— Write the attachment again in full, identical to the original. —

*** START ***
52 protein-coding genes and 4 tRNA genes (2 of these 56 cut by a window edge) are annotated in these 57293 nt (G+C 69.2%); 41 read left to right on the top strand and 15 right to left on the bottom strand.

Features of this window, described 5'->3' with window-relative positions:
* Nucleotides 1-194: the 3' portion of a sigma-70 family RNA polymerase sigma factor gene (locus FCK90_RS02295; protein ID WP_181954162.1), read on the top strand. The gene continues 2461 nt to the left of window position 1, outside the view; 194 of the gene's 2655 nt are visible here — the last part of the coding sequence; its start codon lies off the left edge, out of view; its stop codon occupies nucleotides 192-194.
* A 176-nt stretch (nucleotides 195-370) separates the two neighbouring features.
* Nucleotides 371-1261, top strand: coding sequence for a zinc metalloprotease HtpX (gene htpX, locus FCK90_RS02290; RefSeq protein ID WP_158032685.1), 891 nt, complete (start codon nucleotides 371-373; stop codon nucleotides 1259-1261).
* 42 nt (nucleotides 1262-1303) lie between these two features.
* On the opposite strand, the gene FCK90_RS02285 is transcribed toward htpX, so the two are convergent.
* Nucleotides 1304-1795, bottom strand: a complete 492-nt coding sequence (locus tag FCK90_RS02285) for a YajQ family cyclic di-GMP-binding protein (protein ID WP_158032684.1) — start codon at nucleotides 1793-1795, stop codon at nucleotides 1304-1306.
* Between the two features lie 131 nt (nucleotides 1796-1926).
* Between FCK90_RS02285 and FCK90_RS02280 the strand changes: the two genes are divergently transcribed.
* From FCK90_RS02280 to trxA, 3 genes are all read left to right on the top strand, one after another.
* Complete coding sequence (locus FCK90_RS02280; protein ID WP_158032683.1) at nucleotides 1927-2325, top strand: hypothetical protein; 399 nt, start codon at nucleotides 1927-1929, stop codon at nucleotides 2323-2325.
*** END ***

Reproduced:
52 protein-coding genes and 4 tRNA genes (2 of these 56 cut by a window edge) are annotated in these 57293 nt (G+C 69.2%); 41 read left to right on the top strand and 15 right to left on the bottom strand.

Features of this window, described 5'->3' with window-relative positions:
* Nucleotides 1-194: the 3' portion of a sigma-70 family RNA polymerase sigma factor gene (locus FCK90_RS02295; protein ID WP_181954162.1), read on the top strand. The gene continues 2461 nt to the left of window position 1, outside the view; 194 of the gene's 2655 nt are visible here — the last part of the coding sequence; its start codon lies off the left edge, out of view; its stop codon occupies nucleotides 192-194.
* A 176-nt stretch (nucleotides 195-370) separates the two neighbouring features.
* Nucleotides 371-1261, top strand: coding sequence for a zinc metalloprotease HtpX (gene htpX, locus FCK90_RS02290; RefSeq protein ID WP_158032685.1), 891 nt, complete (start codon nucleotides 371-373; stop codon nucleotides 1259-1261).
* 42 nt (nucleotides 1262-1303) lie between these two features.
* On the opposite strand, the gene FCK90_RS02285 is transcribed toward htpX, so the two are convergent.
* Nucleotides 1304-1795, bottom strand: a complete 492-nt coding sequence (locus tag FCK90_RS02285) for a YajQ family cyclic di-GMP-binding protein (protein ID WP_158032684.1) — start codon at nucleotides 1793-1795, stop codon at nucleotides 1304-1306.
* Between the two features lie 131 nt (nucleotides 1796-1926).
* Between FCK90_RS02285 and FCK90_RS02280 the strand changes: the two genes are divergently transcribed.
* From FCK90_RS02280 to trxA, 3 genes are all read left to right on the top strand, one after another.
* Complete coding sequence (locus FCK90_RS02280; protein ID WP_158032683.1) at nucleotides 1927-2325, top strand: hypothetical protein; 399 nt, start codon at nucleotides 1927-1929, stop codon at nucleotides 2323-2325.